KUALA LUMPUR, July 9 — Germany’s Ambassador to Malaysia objected today to a Malaysian leader’s salute of Nazi dictator Adolf Hitler in his praise for the country’s performance in the World Cup, saying the comparison was “unacceptable”.
In a statement emailed to The Malay Mail Online, His Excellency Holger Michael said the embassy “strongly rejects” the reference made by Datuk Bung Moktar Radin, who said earlier today that the German team had “fought like Hitler” in the semi-final match this morning.
“While we appreciate the admiration for the German football team, we strongly reject the unacceptable allusion to the fascist regime of Adolf Hitler,” Michael said.
Bung had tweeted a salute to Hitler this morning, which led many Twitter users to chastise him. An unrepentant Bung then heaped abuse on them.
“Well done… Bravo… Long live Hitler…” the federal lawmaker posted on the microblogging site via the Twitter handle @MyKinabatangan.
Bung has since defended his tweet, saying he had only done so out of his admiration for the German football team.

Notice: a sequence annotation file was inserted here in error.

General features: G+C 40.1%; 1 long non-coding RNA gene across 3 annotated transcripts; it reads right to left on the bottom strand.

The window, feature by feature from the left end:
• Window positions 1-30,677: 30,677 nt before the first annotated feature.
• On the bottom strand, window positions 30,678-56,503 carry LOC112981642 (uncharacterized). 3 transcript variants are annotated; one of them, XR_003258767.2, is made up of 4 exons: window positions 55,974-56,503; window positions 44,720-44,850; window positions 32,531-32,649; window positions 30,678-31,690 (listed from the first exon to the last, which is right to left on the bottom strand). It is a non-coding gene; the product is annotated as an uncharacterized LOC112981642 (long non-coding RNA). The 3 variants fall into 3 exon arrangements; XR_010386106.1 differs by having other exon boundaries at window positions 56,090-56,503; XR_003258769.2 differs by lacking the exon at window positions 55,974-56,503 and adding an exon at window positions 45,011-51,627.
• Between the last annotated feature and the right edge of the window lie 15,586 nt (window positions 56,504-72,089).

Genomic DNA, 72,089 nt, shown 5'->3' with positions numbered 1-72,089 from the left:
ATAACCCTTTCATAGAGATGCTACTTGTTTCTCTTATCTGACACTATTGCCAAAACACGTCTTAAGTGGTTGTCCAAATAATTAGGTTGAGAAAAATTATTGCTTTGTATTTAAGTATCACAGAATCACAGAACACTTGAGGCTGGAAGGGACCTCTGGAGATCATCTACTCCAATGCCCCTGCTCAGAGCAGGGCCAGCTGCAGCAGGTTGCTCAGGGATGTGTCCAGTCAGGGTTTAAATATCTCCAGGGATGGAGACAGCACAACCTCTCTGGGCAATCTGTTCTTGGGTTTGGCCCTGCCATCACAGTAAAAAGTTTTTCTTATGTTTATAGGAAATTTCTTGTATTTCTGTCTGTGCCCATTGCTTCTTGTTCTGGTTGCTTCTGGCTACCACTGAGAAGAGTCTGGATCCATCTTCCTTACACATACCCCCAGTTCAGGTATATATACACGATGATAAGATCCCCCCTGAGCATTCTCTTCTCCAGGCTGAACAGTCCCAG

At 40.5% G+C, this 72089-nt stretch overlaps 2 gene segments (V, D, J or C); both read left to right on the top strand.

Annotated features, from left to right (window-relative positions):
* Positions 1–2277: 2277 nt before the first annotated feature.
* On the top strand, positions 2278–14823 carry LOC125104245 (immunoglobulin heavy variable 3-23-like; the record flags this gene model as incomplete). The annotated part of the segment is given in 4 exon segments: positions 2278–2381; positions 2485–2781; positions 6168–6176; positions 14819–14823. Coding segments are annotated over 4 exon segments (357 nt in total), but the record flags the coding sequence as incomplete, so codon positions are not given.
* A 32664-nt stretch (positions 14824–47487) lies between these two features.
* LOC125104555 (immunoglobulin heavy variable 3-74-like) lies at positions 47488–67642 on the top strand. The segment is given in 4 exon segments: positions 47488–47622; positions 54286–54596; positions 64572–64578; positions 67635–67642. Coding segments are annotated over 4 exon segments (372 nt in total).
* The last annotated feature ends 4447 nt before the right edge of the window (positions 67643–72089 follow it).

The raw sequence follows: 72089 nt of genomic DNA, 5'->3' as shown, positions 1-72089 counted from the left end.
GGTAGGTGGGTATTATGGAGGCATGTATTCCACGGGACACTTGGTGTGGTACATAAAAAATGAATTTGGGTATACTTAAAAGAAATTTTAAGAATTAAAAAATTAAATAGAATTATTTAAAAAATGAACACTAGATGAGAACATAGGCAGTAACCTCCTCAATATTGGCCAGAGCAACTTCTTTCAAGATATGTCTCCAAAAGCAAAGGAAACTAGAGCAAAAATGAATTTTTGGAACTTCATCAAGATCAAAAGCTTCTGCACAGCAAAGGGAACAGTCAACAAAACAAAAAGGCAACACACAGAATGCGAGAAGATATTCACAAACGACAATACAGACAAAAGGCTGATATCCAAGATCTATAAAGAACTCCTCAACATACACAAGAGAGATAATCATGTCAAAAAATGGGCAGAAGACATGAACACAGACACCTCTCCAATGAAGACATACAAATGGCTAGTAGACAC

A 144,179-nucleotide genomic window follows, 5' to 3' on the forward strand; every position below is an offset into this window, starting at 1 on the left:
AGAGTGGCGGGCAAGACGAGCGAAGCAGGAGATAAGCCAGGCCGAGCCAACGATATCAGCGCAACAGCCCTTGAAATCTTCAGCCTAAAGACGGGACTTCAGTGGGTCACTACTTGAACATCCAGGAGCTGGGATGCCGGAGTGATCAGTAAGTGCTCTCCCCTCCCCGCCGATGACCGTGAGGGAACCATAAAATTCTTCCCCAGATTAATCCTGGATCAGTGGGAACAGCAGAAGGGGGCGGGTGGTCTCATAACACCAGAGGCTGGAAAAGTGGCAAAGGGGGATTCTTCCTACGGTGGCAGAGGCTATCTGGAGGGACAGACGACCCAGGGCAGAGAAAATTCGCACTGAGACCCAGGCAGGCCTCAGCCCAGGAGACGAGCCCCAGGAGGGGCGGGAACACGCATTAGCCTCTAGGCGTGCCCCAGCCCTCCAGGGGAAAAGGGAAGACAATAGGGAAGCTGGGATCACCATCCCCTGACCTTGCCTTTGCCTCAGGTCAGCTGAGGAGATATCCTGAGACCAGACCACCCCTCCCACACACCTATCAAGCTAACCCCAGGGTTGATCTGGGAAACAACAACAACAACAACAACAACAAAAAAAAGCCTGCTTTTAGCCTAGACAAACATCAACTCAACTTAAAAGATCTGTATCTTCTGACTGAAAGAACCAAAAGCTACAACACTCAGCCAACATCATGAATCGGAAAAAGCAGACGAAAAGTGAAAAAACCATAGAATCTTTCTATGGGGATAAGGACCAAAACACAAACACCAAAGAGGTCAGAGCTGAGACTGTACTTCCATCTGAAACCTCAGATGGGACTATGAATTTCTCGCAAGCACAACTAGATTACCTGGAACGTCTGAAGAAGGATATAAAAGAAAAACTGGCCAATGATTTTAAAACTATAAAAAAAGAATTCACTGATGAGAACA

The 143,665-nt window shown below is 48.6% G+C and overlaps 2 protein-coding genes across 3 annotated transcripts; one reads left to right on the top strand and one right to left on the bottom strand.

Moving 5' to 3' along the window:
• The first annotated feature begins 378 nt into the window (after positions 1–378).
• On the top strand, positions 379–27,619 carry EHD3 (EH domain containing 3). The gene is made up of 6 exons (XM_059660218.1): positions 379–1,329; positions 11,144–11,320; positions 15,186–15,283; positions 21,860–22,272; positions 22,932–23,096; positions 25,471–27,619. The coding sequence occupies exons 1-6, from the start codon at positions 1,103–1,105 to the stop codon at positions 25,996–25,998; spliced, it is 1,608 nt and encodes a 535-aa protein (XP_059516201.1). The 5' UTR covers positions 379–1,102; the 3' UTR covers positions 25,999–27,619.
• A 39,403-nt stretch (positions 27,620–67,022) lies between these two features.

The Kinabatangan MP from Sabah, a self-professed fan of the team nicknamed “Die Mannschaft”, said they fought like Hitler when they thrashed Brazil 7-1 in the World Cup semi-final match early this morning.
The embassy however declined to comment on the severity of the salute for Hitler, which can constitute a crime in Germany.
Penang Chief Minister Lim Guan Eng had pointed out today that Bung Moktar’s adulatory comment of Hitler was a slur to Germany rather than a compliment, and falls foul of the country’s denazification laws.
Modern-day Germany has laws that prohibit the distribution or public use of symbols of unconstitutional groups, in particular, flags, insignia, uniforms, slogans and forms of greeting related to the Third Reich and other forms of fascism.
Austrian-born Hitler was the leader of Nazi Germany between 1934 and 1945, and was at the centre of World War II.
Hitler was also behind the Holocaust, the mass extermination and execution of millions of European Jews in concentration camps.